Duncansville votes to remain in ISC

Council approves five-year term

DUNCANSVILLE — On the recommendation of its consulting engineer, Borough Council voted recently to remain in the 11-municipality Inter­govern­­mental Stormwater Committee for a five-year term.

Continuing as a member of the council of governments, whose mission is to help members comply with increasingly strict storm­water purification requirements, will be less troublesome and less expensive than breaking away and complying with those requirements by itself, engineer Tom Levine told council members.

Based on its Pollution Reduction Plan, the committee is responsible for shrinking the annual amount of sediment entering local streams within the next five years by 1.4 million pounds, a task estimated to cost about $6.2 million — but Duncansville only needs to pay about 2 percent of that, Levine said.

That amounts to $122,500, most of which would likely come due toward the later part of the five-year “permit” period, Levine indicated.

Leaving the committee would force Duncansville to hire someone to create an individual Pollution Reduction Plan, which not only could be costly, but which would be problematic, because the borough’s geography doesn’t provide much opportunity for sediment elimination projects, Levine said.

The borough has already done streambank restoration work on Gillans Run that has reduced sediment entering that creek, and while there’s more to do, at some point, that work will be complete — before reaching the probable necessary shrinkage that an individual Pollution Reduction Plan would call for, Levine indicated.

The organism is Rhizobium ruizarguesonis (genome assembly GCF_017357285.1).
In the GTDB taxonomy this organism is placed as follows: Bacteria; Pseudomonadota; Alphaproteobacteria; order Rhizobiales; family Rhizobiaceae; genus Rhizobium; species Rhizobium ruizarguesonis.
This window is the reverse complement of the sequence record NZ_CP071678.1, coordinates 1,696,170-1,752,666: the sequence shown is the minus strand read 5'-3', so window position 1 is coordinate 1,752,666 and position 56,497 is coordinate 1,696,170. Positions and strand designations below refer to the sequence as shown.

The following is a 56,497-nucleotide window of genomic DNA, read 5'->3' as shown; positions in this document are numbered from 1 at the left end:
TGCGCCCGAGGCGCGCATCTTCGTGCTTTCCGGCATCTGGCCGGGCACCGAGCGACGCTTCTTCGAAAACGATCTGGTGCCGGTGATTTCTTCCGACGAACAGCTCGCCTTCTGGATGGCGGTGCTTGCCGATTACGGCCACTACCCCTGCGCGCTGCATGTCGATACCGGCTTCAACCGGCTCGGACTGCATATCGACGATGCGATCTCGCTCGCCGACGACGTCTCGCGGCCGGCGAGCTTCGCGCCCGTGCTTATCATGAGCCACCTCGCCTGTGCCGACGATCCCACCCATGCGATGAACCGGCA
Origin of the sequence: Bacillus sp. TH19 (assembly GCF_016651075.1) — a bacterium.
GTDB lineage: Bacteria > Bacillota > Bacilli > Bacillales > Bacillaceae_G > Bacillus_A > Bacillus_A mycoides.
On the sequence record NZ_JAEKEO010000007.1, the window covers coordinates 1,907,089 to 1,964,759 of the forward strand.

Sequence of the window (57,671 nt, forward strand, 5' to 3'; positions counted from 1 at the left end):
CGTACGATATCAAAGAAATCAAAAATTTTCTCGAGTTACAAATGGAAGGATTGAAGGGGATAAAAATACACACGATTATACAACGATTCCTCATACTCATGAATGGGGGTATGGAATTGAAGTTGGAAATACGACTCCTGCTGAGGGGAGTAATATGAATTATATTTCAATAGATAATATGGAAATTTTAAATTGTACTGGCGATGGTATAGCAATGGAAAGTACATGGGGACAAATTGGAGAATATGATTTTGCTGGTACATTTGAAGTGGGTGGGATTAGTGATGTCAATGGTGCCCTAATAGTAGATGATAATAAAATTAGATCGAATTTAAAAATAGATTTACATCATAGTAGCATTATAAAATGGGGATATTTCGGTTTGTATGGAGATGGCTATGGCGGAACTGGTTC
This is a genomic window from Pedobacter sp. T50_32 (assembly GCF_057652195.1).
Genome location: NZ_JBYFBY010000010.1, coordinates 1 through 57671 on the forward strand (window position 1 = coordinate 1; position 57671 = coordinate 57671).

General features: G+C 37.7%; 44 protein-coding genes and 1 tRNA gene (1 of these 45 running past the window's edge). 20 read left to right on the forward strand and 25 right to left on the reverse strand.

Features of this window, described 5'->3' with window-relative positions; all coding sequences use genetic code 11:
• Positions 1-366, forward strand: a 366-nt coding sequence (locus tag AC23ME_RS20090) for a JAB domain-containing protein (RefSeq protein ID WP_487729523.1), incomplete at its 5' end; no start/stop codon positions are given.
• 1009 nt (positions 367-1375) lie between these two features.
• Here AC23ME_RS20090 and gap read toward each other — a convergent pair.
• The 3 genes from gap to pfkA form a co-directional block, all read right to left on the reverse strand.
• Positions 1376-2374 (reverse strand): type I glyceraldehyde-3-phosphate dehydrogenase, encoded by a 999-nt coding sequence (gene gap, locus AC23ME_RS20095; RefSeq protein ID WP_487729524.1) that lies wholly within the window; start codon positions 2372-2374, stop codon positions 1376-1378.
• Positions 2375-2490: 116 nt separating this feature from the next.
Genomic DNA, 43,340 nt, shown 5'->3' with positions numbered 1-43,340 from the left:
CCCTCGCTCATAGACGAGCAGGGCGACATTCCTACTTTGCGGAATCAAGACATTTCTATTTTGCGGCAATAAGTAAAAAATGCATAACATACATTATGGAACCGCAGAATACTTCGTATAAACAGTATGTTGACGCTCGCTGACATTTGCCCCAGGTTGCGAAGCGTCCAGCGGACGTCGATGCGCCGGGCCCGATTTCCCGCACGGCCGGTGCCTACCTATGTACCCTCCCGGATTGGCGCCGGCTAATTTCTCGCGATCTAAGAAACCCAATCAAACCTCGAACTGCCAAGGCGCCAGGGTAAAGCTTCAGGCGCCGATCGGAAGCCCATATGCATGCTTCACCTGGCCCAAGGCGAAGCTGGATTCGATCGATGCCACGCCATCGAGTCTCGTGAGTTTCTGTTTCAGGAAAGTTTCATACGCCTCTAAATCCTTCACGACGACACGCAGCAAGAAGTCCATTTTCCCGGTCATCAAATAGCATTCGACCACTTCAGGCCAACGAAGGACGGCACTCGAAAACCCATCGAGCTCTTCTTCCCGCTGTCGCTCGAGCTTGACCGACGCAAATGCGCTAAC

The territory covered by the committee provides plenty of space and variety for sediment reducing projects — for the upcoming five-year permit cycle and for future cycles, Levine said.

As a member of the committee, the borough gets full credit for any project done within committee territory, he said.

The proposed project that would satisfy the biggest chunk of the required sediment reduction is the dredging of the lake at Lakemont Park, which is in Logan Township.

The committee wants formal responses by mid-August from members on whether they want to rejoin.

The committee charter expires at the end of the year.

Levine plans to provide Councilman Dave Shaw with information about the costs for next year when it’s time to begin compiling the 2019 budget.

The city of Altoona, Bellwood Borough and Logan, Antis and Blair townships have indicated they also plan to rejoin — though not all have voted on it formally.

At a recent planning meeting, City Council indicated a consensus on the matter.

“There is strength in numbers,” said City Councilman Dave Butterbaugh. “It pays for as many of us (as are willing) to stick together.”

Mirror Staff Writer William Kibler is at 949-7038.